In the wake of the collective Internet freakout over SOPA and PIPA, and the ongoing conversation about whether services like Spotify can create an artist-sustainable model for online music consumption, a new voice of sanity has surfaced in the commentary wilderness. David Lowery has done time in the bands Cracker and Camper Van Beethoven; as an economics lecturer at the University of Georgia; as a board of advisors member at Groupon, and bears a long list of nerd bona fides. He has firsthand experience in nearly every aspect of the debate on how tech culture is changing the music industry.
But what makes his writing for the blog The Trichordist so compelling is his unflinching devotion to artists and their livelihoods -- a bedrock principle that often pits him against the titans of today's culture-consumption technology. His polemical but non-wonky, numbers-don't-lie essays are worth spending an afternoon with. But two recent posts have caught fire for their contrarian bomb-chucking at the conventional wisdom about tech and the moral vacuum that leaves artists as the third wheel in the new music economy.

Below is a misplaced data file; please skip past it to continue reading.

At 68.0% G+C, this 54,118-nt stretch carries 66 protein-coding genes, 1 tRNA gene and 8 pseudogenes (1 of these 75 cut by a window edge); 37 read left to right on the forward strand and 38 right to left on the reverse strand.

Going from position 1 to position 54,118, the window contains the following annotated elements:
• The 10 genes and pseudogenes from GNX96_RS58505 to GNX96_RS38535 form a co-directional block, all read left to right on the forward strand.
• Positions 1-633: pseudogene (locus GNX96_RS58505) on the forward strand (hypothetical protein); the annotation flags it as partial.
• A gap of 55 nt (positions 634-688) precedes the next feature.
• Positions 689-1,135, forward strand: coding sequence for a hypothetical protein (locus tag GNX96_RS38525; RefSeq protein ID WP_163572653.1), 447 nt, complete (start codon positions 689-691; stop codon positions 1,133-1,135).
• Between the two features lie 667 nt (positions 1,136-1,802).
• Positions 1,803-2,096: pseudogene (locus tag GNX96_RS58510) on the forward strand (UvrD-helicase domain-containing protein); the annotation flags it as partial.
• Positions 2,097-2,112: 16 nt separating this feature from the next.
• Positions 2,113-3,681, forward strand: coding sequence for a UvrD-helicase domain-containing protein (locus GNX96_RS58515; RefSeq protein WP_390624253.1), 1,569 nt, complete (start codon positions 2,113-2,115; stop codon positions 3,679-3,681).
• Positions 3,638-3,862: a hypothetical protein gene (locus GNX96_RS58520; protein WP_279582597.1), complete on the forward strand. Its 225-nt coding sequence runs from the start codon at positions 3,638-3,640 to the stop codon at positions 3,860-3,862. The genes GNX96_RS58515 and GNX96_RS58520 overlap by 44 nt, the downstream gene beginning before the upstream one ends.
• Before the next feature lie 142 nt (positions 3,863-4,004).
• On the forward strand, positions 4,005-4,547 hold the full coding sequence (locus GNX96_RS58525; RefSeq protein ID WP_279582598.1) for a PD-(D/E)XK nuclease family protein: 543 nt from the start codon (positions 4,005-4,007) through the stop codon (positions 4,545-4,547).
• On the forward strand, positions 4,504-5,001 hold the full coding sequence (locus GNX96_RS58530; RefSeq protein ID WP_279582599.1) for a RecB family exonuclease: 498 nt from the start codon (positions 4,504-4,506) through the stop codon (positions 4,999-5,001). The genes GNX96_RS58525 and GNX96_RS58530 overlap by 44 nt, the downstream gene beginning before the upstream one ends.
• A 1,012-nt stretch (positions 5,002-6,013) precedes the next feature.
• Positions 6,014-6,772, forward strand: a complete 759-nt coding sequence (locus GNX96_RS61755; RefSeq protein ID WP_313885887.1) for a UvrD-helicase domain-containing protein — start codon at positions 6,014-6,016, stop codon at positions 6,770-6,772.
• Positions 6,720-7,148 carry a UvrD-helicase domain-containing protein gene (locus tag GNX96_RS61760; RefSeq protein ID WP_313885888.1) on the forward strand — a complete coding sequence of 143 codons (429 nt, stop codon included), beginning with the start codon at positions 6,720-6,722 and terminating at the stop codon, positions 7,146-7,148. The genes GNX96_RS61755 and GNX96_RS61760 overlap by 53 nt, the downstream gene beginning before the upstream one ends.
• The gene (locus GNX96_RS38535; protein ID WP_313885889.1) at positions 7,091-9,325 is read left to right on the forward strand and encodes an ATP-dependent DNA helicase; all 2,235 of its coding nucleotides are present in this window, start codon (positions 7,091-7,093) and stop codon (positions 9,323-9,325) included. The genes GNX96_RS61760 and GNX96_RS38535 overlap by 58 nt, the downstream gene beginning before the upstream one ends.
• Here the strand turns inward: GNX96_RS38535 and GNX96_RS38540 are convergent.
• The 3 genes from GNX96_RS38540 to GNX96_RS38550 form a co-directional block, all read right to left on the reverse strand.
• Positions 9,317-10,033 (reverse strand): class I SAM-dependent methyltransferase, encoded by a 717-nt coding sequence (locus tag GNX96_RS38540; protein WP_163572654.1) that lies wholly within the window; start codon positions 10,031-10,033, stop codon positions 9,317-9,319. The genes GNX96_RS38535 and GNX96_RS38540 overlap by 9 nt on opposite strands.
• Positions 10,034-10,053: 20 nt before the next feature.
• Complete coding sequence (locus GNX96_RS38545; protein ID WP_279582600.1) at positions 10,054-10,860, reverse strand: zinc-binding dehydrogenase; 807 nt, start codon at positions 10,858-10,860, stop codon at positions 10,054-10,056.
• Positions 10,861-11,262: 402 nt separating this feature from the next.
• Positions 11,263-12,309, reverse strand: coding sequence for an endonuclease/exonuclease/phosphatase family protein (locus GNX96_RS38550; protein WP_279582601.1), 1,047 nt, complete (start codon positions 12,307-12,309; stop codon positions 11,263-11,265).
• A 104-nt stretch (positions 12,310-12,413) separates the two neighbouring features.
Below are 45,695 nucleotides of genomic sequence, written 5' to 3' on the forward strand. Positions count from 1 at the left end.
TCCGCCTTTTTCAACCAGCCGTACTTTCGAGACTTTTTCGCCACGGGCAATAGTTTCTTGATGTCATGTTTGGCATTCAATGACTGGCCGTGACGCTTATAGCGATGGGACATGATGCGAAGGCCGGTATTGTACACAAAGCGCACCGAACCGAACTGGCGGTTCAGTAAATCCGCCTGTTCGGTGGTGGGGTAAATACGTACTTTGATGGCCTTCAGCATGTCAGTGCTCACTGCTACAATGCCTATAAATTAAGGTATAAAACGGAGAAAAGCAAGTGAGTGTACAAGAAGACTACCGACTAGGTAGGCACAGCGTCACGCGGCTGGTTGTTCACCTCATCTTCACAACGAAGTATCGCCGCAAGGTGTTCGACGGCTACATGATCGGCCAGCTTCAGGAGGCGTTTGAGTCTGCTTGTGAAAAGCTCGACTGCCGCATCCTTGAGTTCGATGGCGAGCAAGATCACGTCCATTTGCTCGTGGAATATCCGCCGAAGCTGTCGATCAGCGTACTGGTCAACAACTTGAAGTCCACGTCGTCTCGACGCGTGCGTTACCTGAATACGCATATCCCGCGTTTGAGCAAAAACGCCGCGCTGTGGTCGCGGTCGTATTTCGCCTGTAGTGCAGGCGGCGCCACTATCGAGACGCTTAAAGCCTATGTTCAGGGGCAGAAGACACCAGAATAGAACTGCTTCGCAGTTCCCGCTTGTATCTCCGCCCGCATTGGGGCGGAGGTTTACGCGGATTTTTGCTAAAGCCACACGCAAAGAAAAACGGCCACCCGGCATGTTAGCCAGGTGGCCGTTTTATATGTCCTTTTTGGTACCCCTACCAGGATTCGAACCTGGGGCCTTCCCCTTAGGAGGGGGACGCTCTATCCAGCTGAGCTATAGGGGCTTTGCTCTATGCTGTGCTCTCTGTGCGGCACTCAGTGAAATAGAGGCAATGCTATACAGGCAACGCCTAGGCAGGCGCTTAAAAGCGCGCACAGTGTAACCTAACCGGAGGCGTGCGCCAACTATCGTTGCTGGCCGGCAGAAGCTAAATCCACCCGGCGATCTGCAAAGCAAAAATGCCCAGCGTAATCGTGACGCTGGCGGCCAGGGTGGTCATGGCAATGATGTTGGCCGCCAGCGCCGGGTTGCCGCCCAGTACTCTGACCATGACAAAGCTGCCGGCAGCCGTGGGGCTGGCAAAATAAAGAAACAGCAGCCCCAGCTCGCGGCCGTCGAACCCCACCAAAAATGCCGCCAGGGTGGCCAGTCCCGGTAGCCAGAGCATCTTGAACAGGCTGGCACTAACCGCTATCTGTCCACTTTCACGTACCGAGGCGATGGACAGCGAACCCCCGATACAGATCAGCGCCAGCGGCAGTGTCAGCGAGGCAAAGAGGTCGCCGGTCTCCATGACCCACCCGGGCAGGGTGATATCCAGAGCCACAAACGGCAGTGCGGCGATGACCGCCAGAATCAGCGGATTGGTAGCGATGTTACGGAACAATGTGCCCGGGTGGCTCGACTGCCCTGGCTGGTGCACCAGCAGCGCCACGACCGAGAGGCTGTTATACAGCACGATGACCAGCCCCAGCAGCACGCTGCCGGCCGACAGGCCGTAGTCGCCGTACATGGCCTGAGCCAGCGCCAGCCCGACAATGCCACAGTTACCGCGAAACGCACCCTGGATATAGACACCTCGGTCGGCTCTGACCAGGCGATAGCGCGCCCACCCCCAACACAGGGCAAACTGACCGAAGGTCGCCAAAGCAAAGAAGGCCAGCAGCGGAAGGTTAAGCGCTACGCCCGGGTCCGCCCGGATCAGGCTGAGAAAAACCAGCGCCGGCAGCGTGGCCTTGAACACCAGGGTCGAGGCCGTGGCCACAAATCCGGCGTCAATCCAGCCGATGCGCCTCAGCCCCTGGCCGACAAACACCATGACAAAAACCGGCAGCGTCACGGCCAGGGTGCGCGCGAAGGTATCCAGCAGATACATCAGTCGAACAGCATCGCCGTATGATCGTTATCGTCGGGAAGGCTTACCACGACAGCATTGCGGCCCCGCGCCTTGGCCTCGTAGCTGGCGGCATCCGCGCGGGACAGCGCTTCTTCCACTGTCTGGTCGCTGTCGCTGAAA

One, which ran Monday, is a responseto an essay by an intern at NPR'sAll Songs Considered program. In it, the author admits she has led a "music-centric" life for all her Millennial existence (culminating with a coveted internship at one of the most influential music-journalism outlets in the country), but has paid for only maybe 15 albums in her life. She posted it as a rejoinder to an article about the dwindling need to own physical or even digital records, but many commenters were dispirited that she didn't see this lifetime of free music consumption as, well, wrong in any way -- especially as such a professed fan of music.